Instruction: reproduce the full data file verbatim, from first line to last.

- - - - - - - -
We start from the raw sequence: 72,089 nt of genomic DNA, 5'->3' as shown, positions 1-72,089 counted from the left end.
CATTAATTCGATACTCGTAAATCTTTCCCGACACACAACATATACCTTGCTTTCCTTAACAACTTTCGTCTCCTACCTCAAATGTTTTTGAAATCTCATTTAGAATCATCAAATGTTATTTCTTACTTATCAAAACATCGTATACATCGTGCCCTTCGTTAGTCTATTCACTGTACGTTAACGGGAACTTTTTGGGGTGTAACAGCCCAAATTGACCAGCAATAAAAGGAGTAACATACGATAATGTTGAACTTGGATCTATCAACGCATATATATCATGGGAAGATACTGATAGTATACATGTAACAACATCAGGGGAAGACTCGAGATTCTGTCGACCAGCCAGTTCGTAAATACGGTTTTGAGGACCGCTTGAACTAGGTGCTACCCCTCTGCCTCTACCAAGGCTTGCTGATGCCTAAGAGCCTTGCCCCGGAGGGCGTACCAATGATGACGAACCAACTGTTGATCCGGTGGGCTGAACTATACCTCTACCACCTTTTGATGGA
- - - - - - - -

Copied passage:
We start from the raw sequence: 72,089 nt of genomic DNA, 5'->3' as shown, positions 1-72,089 counted from the left end.
CATTAATTCGATACTCGTAAATCTTTCCCGACACACAACATATACCTTGCTTTCCTTAACAACTTTCGTCTCCTACCTCAAATGTTTTTGAAATCTCATTTAGAATCATCAAATGTTATTTCTTACTTATCAAAACATCGTATACATCGTGCCCTTCGTTAGTCTATTCACTGTACGTTAACGGGAACTTTTTGGGGTGTAACAGCCCAAATTGACCAGCAATAAAAGGAGTAACATACGATAATGTTGAACTTGGATCTATCAACGCATATATATCATGGGAAGATACTGATAGTATACATGTAACAACATCAGGGGAAGACTCGAGATTCTGTCGACCAGCCAGTTCGTAAATACGGTTTTGAGGACCGCTTGAACTAGGTGCTACCCCTCTGCCTCTACCAAGGCTTGCTGATGCCTAAGAGCCTTGCCCCGGAGGGCGTACCAATGATGACGAACCAACTGTTGATCCGGTGGGCTGAACTATACCTCTACCACCTTTTGATGGA